• There was a large turnout for this meeting because lot owners were starting to take notice of the problems more seriously when they got the letter from Martin Prentice.
  • The resolution received three descending votes at the meeting, but it received a condition that it would be passed if the Board could obtain consent of the three descending votes.  The Restrictive Covenant and Encumbrance were voted favorably with minor changes required.  A new committee, under the guidance of M. Prentice, was formed to draft a memorandum of Association and the Articles of Association for the new Company.
  • One main condition to be noted that you must be a lot owner in Lobstick Resort to be a shareholder in the new Company.
  • During 1991-1992 a name for the new company was decided by the Board – Lobstick River Resort Limited.
  • At the 1992 Annual General Meeting the Board had managed to obtain unanimous consent to the resolution.  The special committee had a new Memorandum of Association and new Articles of Association prepared and these had been distributed to the lot owners prior to the meeting. The Memorandum and Articles were approved with some changes.  This cleared the way for the registration of the new Company with M. Prentice handled.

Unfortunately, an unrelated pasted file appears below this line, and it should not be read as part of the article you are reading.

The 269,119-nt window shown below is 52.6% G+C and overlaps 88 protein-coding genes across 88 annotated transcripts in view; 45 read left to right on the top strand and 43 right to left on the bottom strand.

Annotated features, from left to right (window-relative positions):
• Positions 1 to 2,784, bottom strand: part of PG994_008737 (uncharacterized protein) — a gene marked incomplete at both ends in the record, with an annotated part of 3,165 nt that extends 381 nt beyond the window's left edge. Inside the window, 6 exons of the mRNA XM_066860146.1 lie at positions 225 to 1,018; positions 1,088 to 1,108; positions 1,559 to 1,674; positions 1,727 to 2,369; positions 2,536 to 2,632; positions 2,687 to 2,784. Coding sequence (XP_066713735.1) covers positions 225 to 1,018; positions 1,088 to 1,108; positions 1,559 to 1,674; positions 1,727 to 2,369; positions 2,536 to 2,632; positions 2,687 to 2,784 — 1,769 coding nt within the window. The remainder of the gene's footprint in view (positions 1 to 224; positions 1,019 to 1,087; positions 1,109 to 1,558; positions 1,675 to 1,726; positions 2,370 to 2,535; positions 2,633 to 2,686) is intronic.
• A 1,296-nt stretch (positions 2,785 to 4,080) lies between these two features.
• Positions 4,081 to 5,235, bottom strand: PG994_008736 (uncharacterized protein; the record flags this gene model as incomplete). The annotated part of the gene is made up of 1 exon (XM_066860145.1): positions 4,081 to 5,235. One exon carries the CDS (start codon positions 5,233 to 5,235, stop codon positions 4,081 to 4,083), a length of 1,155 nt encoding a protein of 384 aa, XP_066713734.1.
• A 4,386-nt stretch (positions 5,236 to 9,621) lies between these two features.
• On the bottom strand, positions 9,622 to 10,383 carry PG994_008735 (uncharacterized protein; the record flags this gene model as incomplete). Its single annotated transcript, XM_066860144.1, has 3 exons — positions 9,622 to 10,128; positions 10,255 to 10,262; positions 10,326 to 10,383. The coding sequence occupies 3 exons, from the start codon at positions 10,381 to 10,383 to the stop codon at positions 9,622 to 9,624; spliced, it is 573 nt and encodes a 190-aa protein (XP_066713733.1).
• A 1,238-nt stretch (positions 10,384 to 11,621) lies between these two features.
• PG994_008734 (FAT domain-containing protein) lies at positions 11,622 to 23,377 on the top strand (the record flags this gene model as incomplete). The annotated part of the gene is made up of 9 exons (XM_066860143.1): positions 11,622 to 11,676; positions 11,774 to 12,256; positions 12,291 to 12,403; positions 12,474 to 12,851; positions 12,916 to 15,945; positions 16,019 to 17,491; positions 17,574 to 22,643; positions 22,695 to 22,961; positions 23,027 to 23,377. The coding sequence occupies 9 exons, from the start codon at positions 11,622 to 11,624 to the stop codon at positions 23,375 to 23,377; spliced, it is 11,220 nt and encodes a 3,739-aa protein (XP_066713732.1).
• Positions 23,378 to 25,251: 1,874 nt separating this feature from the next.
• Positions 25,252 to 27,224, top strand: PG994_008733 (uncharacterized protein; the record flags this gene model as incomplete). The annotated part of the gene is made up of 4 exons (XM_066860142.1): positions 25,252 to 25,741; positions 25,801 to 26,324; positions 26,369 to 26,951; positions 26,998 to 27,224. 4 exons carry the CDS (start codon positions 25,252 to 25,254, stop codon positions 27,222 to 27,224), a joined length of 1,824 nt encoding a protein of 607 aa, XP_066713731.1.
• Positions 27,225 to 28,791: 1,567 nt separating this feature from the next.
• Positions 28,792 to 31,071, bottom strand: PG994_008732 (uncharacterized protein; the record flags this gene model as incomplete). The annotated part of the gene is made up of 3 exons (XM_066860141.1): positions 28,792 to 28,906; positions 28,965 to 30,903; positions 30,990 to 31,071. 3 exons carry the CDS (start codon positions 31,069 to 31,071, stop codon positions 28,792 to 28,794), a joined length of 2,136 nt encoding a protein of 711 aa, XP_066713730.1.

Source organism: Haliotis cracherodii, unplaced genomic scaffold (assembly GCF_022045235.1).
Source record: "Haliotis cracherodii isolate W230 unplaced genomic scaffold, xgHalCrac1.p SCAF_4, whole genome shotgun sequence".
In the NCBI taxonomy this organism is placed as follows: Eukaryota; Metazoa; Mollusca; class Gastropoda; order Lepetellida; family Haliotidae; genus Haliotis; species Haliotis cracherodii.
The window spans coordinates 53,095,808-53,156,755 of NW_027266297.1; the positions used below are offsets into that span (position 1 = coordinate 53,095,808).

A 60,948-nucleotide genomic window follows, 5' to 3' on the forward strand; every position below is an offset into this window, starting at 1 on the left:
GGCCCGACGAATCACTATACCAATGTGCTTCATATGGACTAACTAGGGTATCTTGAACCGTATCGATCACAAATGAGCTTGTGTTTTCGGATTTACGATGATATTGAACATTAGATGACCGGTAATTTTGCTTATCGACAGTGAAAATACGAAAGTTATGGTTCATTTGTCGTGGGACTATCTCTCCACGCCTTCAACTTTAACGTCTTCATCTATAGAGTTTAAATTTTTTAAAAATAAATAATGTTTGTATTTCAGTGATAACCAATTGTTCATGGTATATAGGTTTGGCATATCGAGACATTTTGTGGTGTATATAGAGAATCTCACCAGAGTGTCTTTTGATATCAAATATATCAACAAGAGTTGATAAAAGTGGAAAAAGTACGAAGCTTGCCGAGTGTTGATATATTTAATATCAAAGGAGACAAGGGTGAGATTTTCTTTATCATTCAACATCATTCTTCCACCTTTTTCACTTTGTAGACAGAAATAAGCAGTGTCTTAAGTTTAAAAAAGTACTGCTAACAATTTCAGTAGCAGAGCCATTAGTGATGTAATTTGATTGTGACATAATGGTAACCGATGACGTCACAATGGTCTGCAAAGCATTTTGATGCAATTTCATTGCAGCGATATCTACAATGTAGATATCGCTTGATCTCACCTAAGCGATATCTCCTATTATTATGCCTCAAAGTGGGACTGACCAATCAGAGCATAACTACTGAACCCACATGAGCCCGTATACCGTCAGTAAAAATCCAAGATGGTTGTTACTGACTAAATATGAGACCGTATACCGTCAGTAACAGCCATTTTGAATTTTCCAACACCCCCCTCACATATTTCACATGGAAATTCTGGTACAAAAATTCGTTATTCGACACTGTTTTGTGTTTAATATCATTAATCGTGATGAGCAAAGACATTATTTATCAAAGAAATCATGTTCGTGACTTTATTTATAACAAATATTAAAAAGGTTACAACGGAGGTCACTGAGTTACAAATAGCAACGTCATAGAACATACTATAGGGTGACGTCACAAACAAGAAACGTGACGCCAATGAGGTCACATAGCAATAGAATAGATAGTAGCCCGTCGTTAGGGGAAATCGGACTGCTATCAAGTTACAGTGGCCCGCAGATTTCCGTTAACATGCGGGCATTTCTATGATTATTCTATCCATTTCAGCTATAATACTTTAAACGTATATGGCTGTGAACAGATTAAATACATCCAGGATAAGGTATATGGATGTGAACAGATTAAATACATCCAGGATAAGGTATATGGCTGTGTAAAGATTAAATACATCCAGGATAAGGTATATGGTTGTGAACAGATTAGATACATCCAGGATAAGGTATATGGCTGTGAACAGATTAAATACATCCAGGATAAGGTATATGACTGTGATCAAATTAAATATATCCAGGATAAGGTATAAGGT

• From 1992 to 1995 a considerable effort to get as many lot owners as possible to become shareholders took place by the Board, and many of the long time lot owners.  Not effort has been made to force lot owners to become shareholders.  Because of this the main focus of Lobstick River Resort Ltd. is to manage the common lands on behalf of the shareholders.  The Restrictive Covenants will also provide some control and protection for the shareholders regarding the development and upkeep of the individual lots.  The advantage of being a shareholder in Lobstick River Resort Ltd. is:
  1. It gives a lot owner a vote and say in the management of the common land
  2. The share allows privileges to use the common land for recreational purposes which may include but not limited to hiking, cross-country skiing, hunting, grazing of horses, snowmobiling, quadding etc.
  3. A share increases the market value of a shareholders lot
  • While the main purpose of the common land is for recreational purposes, the shareholders are granted some conditional land use agreements for grazing and crops to obtain revenue that off-sets the operating expenses.
  • At the 1995 Annual General Meeting the Board reported that it had documents signed and registered for 53 lots, and it considered its work complete.  There are 109 titles lots in Lobstick Resort.  Less than 6 are owned by the investor previously mentioned.  The investor is not a shareholder in Lobstick River Resort Limited.
  • According to the Articles of Association, new lot owners will be offered a one-time opportunity to become a shareholder.  If they decline all privileges for the common land will be subsequently denied.  If the opportunity is accepted the lot owner will enjoy the privileges of the company.  An initial fee will be required if the lot is not paid up and in good standing.  The fee is tied to the value of the company.
  • A plan is attached which shows the common land.
  • All the work to this date has been done by Boards and Committees elected by the shareholders of the Company.  This work has been done voluntarily and represents countless hours and dedication by these people.

                 -Updated December 2009